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How Much is Enough? Monte Carlo Simulations of An Oil Stabilization Fund for Nigeria

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  • Ulrich Bartsch
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    Abstract

    In oil-dependent countries, a major issue is how to stabilize fiscal spending when government revenue fluctuates along with the international price of oil. A stabilization fund would allow the government to pull through an oil price trough and absorb windfall revenue when prices are high. This paper focuses on two key issues. First, the paper proposes to base government spending on moving averages of past oil prices that are shown to behave nearly as a random walk. Second, it uses Monte Carlo simulations of a fiscal policy model to look at the probability that a given level of assets in the stabilization fund is exhausted over a certain number of years. The simulations show that with a fiscal policy based on moving averages over three to five years, a stabilization fund of about 75 percent of 2004 oil revenue would be adequate, which, in Nigeria, would equate to US$16-18 billion.

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    Bibliographic Info

    Paper provided by International Monetary Fund in its series IMF Working Papers with number 06/142.

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    Length: 19
    Date of creation: 01 Jun 2006
    Date of revision:
    Handle: RePEc:imf:imfwpa:06/142

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    Related research

    Keywords: Oil prices; Revenues; Government expenditures; fiscal policy; fiscal spending; government spending; government revenue; oil and gas; fiscal policy rule; stable fiscal policy; fiscal strategy; fiscal stabilization; opec; oil exports; international oil prices; oil companies; fiscal stance; government deficit; budget deficits; medium-term fiscal strategy; fiscal rule; fiscal stability; average oil price; fiscal vulnerability; fiscal deficits; oil production; oil price determination; government budget; adjustment of fiscal spending; fiscal responsibility; petroleum exporting countries; budget balance; natural resources; fiscal savings; government expenditure; organization of petroleum exporting countries; federal government budget; fiscal regimes; nonrenewable resources; regression model; petroleum corporation; oil market; gas resources;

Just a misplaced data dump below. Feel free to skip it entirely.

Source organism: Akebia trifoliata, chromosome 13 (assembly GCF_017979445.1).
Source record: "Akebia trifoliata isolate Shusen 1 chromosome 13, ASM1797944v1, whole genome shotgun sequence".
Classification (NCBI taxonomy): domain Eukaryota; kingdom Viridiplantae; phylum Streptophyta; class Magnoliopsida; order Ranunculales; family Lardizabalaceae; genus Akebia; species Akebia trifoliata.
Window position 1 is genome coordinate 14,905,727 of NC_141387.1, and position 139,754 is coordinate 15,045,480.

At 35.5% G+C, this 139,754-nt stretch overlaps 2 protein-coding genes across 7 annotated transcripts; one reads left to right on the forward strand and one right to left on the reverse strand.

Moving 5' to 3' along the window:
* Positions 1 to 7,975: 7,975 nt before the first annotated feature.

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    1. Angus Deaton, 1989. "Saving and Liquidity Constraints," NBER Working Papers 3196, National Bureau of Economic Research, Inc.
    2. Rodrigo O. Valdés & Eduardo Engel, 2000. "Optimal Fiscal Strategy for Oil Exporting Countries," IMF Working Papers 00/118, International Monetary Fund.
    3. James Daniel, 2001. "Hedging Government Oil Price Risk," IMF Working Papers 01/185, International Monetary Fund.
    4. Robert P. Flood & Nancy P. Marion, 2002. "Holding International Reserves in an Era of High Capital Mobility," IMF Working Papers 02/62, International Monetary Fund.
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    Cited by:
    1. Christian B. Mulder & Amadou N. R. Sy & Yinqiu Lu & Udaibir S. Das, 2009. "Setting Up a Sovereign Wealth Fund," IMF Working Papers 09/179, International Monetary Fund.
    2. Barrera, Carlos, 2010. "¿Respuesta asimétrica de precios domésticos de combustibles ante choques en el WTI?," Working Papers, Banco Central de Reserva del Perú 2010-016, Banco Central de Reserva del Perú.

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